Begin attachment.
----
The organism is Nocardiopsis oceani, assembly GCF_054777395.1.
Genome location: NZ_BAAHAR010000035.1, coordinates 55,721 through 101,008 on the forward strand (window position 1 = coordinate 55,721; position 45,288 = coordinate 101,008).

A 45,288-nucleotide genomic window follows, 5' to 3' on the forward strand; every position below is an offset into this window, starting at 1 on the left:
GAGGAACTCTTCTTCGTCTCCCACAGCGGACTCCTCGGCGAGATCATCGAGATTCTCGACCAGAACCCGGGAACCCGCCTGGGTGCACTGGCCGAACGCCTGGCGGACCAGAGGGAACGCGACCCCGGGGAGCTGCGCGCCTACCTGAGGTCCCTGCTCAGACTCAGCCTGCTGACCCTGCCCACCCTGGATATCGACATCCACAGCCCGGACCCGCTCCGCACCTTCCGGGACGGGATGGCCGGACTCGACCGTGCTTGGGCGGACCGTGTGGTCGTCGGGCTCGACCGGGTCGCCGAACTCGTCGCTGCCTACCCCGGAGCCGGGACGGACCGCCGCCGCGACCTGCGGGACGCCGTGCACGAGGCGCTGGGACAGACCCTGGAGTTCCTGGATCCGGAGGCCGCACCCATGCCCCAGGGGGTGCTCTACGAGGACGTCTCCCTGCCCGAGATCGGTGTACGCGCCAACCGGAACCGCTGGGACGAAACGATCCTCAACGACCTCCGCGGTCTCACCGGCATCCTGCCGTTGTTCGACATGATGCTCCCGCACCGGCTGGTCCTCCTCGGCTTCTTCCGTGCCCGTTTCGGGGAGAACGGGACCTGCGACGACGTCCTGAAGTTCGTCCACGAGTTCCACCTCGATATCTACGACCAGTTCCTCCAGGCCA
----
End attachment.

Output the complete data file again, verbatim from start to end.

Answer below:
The organism is Nocardiopsis oceani, assembly GCF_054777395.1.
Genome location: NZ_BAAHAR010000035.1, coordinates 55,721 through 101,008 on the forward strand (window position 1 = coordinate 55,721; position 45,288 = coordinate 101,008).

A 45,288-nucleotide genomic window follows, 5' to 3' on the forward strand; every position below is an offset into this window, starting at 1 on the left:
GAGGAACTCTTCTTCGTCTCCCACAGCGGACTCCTCGGCGAGATCATCGAGATTCTCGACCAGAACCCGGGAACCCGCCTGGGTGCACTGGCCGAACGCCTGGCGGACCAGAGGGAACGCGACCCCGGGGAGCTGCGCGCCTACCTGAGGTCCCTGCTCAGACTCAGCCTGCTGACCCTGCCCACCCTGGATATCGACATCCACAGCCCGGACCCGCTCCGCACCTTCCGGGACGGGATGGCCGGACTCGACCGTGCTTGGGCGGACCGTGTGGTCGTCGGGCTCGACCGGGTCGCCGAACTCGTCGCTGCCTACCCCGGAGCCGGGACGGACCGCCGCCGCGACCTGCGGGACGCCGTGCACGAGGCGCTGGGACAGACCCTGGAGTTCCTGGATCCGGAGGCCGCACCCATGCCCCAGGGGGTGCTCTACGAGGACGTCTCCCTGCCCGAGATCGGTGTACGCGCCAACCGGAACCGCTGGGACGAAACGATCCTCAACGACCTCCGCGGTCTCACCGGCATCCTGCCGTTGTTCGACATGATGCTCCCGCACCGGCTGGTCCTCCTCGGCTTCTTCCGTGCCCGTTTCGGGGAGAACGGGACCTGCGACGACGTCCTGAAGTTCGTCCACGAGTTCCACCTCGATATCTACGACCAGTTCCTCCAGGCCA